legalize entirely
It's sad that one punishment is substituted for another, it should be legalized entirely but reducing the punishment is a step in the right direction.
Sad also that this ticket is seen as revenue raising. It would be so much better if people were able to profit from the cannabis industry legitimately then we could pay tax on the profits we make.
Thank goodness there are more officials who are willing to discuss the negative impact of prohibition and sad that we still have others who are willing to perpetuate the same old lies.
Hopefully we can find the liars a cosy bed in the local goal when full legalization does arrive.
[ Post Comment ]

Comment #5 posted by The GCW on October 28, 2011 at 16:21:43 PT
The good and the pathetic.
Ronshausen's logic to continue caging responsible adults for using the plant cannabis is pathetic.It's commendable to read police types seem to be receptive.
[ Post Comment ]

Comment #4 posted by schmeff on October 28, 2011 at 12:59:43 PT
Arresting Information.
If the information above is correct, 63 people are arrested in Chicago EVERY DAY for cannabis possession !! No wonder the pigs are "tied-up" arresting non-criminals.Seriously. I can not imagine what other offense generates more than 63 arrests a day in Chicago.Even so, issuing these people tickets instead of arresting them won't free up much pork time. 
[ Post Comment ]

Comment #3 posted by runruff on October 28, 2011 at 09:32:31 PT
Dear jerry,
The federal assault on medical marijuana patients and providers is escalating.
The best way to ensure that medical marijuana patients and providers no longer have to live in fear of federal authorities is to end federal marijuana prohibition altogether. 
Right now, there is a bill sitting in Congress that would end federal marijuana prohibition and protect the ability of states to make their own marijuana laws without federal interference. Urge your representative to support this bill to end federal marijuana prohibition today!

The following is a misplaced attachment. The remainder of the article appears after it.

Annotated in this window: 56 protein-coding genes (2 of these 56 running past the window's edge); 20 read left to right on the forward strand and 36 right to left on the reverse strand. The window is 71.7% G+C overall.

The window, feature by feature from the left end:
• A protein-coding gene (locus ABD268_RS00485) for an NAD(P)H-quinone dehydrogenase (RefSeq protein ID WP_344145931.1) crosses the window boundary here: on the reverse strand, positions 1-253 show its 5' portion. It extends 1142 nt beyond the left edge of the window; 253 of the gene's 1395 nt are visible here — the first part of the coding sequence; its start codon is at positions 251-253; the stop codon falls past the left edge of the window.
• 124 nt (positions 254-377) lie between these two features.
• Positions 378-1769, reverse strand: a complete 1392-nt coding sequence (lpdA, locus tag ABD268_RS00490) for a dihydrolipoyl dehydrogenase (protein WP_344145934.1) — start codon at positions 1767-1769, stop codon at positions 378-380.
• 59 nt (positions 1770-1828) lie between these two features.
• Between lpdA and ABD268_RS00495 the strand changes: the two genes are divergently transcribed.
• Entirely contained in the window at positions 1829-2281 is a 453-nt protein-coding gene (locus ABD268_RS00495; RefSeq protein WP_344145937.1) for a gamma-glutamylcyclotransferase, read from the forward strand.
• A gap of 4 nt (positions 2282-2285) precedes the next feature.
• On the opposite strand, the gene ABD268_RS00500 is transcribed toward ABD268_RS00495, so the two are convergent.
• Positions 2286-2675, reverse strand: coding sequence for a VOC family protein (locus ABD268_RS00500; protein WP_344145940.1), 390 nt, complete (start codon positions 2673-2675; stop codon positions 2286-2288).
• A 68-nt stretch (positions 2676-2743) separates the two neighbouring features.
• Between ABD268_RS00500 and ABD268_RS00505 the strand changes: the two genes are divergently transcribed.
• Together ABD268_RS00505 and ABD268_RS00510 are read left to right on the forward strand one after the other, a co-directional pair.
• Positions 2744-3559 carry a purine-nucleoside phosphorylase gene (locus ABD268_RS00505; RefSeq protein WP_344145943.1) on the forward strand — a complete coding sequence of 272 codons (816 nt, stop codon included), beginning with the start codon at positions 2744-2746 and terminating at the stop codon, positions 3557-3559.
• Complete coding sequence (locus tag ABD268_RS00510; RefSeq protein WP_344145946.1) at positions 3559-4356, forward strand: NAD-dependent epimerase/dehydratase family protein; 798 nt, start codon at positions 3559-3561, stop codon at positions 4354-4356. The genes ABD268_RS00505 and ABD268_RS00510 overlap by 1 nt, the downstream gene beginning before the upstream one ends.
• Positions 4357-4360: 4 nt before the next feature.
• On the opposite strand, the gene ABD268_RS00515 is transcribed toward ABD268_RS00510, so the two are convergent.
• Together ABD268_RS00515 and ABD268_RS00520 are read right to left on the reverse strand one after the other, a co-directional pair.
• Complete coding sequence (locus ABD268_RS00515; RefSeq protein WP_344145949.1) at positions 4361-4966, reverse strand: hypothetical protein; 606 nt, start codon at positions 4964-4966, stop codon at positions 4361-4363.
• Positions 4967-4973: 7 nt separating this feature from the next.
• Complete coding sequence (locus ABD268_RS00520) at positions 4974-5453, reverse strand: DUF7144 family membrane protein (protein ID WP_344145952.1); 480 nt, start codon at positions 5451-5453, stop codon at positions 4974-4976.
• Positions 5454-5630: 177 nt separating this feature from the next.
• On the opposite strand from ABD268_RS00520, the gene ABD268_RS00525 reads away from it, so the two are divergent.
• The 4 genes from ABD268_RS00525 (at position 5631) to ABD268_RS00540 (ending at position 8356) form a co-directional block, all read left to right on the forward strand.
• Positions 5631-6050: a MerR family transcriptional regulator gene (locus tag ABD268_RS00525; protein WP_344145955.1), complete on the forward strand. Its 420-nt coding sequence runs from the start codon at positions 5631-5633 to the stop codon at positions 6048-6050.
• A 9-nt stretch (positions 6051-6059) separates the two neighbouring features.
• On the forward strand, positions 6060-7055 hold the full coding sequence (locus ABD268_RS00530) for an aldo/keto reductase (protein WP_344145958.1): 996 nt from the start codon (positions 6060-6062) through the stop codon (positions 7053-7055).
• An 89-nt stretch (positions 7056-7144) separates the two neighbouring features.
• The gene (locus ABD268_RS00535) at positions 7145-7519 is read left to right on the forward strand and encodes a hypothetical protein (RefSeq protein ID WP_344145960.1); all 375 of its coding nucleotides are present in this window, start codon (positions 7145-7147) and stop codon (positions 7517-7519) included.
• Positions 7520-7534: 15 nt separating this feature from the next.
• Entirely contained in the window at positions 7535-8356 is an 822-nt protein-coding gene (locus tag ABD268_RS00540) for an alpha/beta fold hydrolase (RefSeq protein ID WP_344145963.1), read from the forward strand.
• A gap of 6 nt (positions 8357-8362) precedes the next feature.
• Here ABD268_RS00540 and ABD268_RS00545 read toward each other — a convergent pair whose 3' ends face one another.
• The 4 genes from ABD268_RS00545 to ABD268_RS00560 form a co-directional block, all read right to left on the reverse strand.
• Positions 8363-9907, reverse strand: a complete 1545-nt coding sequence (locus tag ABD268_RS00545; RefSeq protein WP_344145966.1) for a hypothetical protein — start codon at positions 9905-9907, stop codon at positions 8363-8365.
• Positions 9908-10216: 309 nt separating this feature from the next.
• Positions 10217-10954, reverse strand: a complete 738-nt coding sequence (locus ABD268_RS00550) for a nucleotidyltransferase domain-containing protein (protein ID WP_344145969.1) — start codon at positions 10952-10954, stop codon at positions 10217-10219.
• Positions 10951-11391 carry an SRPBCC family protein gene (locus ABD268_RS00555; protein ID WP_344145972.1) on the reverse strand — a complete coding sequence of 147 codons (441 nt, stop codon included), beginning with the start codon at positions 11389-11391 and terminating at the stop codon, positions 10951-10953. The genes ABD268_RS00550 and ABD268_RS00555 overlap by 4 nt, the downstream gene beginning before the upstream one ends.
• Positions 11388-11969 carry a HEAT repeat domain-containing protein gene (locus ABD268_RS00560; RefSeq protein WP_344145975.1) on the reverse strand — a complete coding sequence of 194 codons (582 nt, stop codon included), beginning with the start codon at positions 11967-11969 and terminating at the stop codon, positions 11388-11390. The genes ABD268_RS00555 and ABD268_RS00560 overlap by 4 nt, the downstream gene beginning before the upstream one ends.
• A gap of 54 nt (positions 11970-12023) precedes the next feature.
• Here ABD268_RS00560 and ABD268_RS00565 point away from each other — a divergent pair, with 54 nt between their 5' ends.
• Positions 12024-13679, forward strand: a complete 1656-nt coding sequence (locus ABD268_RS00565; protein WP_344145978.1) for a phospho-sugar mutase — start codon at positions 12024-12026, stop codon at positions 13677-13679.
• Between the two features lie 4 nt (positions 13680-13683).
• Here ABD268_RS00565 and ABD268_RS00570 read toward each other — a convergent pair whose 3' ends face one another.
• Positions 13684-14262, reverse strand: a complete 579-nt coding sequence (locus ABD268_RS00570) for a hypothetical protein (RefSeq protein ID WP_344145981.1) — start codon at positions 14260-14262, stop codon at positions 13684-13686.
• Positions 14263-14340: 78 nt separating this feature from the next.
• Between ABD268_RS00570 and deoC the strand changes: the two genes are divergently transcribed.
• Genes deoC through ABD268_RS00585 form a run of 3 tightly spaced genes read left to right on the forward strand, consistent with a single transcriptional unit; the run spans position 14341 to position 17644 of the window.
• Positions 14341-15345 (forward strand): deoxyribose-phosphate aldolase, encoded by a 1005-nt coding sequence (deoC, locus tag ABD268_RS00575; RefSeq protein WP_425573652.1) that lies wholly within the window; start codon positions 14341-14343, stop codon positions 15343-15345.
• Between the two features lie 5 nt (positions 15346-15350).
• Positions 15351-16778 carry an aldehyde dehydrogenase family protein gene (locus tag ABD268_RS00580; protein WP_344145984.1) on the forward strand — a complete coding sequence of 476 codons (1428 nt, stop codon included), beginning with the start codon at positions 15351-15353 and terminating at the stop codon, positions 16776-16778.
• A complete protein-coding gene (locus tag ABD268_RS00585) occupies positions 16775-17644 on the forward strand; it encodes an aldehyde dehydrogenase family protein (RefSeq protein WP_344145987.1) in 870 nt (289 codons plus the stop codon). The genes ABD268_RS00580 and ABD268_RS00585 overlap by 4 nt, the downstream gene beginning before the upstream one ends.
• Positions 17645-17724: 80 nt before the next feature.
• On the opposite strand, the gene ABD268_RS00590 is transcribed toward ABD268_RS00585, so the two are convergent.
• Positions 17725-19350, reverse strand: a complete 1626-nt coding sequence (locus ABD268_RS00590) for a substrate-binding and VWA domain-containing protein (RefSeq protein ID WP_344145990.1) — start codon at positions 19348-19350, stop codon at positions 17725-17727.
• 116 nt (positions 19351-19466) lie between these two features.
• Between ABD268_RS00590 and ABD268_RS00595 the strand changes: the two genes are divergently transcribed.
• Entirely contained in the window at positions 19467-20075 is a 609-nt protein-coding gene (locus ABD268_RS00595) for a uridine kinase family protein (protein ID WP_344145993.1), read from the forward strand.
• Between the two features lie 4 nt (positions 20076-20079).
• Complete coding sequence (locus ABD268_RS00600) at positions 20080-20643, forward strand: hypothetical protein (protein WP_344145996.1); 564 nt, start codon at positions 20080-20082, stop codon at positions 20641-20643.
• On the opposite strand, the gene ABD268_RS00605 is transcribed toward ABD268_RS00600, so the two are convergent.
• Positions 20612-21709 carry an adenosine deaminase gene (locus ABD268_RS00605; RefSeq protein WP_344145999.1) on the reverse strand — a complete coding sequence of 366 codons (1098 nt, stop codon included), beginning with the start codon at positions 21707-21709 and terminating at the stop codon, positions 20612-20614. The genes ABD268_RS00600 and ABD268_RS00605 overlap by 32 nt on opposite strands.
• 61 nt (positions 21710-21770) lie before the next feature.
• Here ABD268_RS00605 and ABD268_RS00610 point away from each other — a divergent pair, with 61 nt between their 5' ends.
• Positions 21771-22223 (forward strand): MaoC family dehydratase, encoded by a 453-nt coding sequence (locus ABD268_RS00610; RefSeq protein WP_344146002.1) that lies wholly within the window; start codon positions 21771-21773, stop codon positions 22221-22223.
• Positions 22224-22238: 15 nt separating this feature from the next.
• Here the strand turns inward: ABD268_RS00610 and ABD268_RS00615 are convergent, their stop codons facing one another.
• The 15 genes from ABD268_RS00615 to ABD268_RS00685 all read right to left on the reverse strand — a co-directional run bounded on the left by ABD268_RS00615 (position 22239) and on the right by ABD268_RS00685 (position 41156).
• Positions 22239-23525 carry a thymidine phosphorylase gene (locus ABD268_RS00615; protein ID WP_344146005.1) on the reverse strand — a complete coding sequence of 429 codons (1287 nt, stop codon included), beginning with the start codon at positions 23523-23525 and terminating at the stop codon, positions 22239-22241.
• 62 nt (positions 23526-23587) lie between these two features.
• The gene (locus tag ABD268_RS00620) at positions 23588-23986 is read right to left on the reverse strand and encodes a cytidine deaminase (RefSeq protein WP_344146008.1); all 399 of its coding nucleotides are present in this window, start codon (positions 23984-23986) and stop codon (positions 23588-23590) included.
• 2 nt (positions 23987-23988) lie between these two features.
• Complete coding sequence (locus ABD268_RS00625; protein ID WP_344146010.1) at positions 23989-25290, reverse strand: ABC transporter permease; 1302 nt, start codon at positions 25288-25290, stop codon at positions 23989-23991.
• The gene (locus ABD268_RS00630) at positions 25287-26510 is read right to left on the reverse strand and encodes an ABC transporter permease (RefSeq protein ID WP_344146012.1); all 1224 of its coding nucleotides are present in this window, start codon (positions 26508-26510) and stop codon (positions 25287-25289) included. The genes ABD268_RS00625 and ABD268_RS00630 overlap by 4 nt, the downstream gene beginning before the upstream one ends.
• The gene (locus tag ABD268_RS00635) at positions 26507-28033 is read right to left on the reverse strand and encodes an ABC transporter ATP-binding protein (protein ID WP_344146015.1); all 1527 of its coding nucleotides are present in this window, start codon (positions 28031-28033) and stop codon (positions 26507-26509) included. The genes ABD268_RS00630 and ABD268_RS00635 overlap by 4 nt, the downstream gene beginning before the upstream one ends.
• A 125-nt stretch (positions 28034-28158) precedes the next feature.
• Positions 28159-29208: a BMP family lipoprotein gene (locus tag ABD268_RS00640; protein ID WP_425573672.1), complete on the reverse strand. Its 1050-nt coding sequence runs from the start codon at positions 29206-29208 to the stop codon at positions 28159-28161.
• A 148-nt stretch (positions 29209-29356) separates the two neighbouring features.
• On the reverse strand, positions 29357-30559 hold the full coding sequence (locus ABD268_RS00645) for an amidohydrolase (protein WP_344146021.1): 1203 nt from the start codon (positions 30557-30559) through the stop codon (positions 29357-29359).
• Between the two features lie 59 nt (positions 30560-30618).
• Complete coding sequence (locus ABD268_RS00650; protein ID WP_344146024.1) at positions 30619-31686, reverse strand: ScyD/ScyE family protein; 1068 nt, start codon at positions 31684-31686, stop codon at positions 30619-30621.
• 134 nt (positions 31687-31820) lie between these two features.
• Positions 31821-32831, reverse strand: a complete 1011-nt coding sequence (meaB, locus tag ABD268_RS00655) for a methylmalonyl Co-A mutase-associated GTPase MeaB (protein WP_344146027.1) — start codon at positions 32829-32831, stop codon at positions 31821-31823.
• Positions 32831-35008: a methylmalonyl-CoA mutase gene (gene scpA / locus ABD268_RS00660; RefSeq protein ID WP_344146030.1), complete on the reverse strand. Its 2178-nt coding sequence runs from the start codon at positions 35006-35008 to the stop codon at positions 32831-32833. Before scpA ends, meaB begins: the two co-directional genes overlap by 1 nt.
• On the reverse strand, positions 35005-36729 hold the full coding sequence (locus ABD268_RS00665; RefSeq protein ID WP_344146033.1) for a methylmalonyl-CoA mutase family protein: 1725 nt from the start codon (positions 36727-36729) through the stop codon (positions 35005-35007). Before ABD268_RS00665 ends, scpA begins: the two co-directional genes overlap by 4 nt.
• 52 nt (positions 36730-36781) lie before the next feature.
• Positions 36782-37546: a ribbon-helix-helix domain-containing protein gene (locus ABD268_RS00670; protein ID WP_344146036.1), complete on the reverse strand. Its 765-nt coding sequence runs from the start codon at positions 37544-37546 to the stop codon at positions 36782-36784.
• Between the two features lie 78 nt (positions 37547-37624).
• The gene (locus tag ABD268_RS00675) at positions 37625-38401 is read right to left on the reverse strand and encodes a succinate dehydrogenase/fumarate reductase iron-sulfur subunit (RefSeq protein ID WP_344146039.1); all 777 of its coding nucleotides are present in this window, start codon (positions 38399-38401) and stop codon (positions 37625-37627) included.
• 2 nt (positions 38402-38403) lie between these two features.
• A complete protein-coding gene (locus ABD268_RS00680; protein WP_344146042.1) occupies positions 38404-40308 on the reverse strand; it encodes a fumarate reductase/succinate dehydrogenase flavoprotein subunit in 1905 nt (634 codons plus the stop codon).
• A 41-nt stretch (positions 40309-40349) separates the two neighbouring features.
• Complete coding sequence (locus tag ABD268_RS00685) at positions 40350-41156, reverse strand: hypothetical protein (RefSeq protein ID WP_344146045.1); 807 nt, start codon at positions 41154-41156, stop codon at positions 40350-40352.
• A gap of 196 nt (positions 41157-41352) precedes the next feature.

Multiple federal agencies are working in tandem to assault medical marijuana patients and providers. The DEA is raiding licensed and regulated dispensaries that are legal under state law. The ATF is discriminating against medical marijuana patients by prohibiting them from owning firearms. The IRS is rejecting standard business expense tax deductions from legitimate medical marijuana providers. And federal threats have intimidated banks and landlords into refusing to do business with the medical marijuana industry. Even free speech is under attack -- at least one federal prosecutor is threatening to target newspapers that accept medical marijuana advertising.
Last week, for the first time ever a Gallup Poll found that 50 percent of all Americans want marijuana legalized. We have reached the tipping point -- now let’s seize this opportunity! Tell your legislators to get in line with public opinion by ending the federal war on marijuana and allowing states to decide their own marijuana laws -- free from federal interference.
With your help, we can protect medical marijuana patients and providers from these outrageous assaults by ending federal marijuana prohibition.
Bill Piper
Director, Office of National Affairs
Drug Policy Alliance 
[ Post Comment ]

Comment #2 posted by dongenero on October 28, 2011 at 08:16:01 PT
Amy Ronshausen's job
The continuation of her job and livelihood depends on any means she can muster to maintain full prohibition of as many illegal drugs as possible. Paying her mortgage is based on her ability to lobby for subjecting her fellow citizens to punitive policies for making personal choices.
[ Post Comment ]

Comment #1 posted by HempWorld on October 28, 2011 at 07:22:25 PT
Amy Ronshausen is lying:
"Once you start treating it like a traffic or speeding ticket, we've seen drug use start to go up,"This is not the experience in the Netherlands or Portugal Amy! Stop feeding us lies, that is what your position is based on, get a clue! But you won't because your job depends on it.
[ Post Comment ]

Post Comment